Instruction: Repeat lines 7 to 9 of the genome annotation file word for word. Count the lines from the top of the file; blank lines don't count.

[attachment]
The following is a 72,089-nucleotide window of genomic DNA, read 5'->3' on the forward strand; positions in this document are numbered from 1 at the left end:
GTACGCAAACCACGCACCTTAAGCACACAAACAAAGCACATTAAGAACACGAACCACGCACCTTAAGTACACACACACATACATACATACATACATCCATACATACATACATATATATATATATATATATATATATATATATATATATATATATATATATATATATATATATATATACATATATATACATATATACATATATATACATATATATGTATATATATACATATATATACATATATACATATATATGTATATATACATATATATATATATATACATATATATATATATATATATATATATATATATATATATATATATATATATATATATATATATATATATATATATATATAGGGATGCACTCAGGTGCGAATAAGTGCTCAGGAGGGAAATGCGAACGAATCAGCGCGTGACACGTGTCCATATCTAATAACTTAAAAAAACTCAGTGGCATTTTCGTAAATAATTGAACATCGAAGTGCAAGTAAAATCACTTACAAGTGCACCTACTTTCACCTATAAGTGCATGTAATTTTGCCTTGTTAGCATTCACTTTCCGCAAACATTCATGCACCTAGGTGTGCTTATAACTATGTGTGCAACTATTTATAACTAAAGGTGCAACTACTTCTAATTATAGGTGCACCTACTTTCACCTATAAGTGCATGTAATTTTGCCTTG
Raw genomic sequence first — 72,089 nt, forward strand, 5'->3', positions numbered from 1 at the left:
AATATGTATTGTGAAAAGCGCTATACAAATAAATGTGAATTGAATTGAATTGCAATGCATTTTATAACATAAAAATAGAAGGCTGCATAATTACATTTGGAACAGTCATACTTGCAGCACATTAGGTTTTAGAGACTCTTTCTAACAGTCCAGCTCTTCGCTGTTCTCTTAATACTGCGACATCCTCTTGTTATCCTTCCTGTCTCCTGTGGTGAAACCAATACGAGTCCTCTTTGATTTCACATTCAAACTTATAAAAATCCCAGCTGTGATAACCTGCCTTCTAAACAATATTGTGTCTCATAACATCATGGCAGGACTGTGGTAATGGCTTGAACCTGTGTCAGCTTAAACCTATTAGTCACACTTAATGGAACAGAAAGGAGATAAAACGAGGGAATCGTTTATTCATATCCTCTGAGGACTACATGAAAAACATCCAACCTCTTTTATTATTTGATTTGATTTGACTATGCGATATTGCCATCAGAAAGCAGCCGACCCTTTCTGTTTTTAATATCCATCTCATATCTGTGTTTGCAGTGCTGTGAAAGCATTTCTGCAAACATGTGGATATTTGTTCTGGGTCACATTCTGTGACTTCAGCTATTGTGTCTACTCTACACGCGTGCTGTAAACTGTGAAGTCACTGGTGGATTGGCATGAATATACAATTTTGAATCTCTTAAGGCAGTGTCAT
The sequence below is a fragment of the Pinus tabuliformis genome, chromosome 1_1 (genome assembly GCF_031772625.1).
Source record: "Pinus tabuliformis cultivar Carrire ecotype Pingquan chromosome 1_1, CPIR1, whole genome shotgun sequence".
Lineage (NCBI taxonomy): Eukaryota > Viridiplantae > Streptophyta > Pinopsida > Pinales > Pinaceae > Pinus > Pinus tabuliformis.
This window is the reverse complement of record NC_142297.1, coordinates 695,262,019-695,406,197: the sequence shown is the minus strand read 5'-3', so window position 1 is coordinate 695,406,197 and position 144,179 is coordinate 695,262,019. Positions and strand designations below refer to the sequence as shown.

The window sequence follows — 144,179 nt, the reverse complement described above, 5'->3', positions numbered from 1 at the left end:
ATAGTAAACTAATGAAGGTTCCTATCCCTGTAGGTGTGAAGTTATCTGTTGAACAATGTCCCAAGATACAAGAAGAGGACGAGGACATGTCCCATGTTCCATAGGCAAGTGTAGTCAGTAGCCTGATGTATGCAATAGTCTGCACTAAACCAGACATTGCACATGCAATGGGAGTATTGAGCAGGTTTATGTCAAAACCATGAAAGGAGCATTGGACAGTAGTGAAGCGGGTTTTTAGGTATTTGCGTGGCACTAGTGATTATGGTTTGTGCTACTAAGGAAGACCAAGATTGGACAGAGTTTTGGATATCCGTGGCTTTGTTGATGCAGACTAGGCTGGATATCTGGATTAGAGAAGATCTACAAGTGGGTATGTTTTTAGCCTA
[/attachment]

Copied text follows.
Lineage (NCBI taxonomy): Eukaryota > Viridiplantae > Streptophyta > Pinopsida > Pinales > Pinaceae > Pinus > Pinus tabuliformis.
This window is the reverse complement of record NC_142297.1, coordinates 695,262,019-695,406,197: the sequence shown is the minus strand read 5'-3', so window position 1 is coordinate 695,406,197 and position 144,179 is coordinate 695,262,019. Positions and strand designations below refer to the sequence as shown.

The window sequence follows — 144,179 nt, the reverse complement described above, 5'->3', positions numbered from 1 at the left end: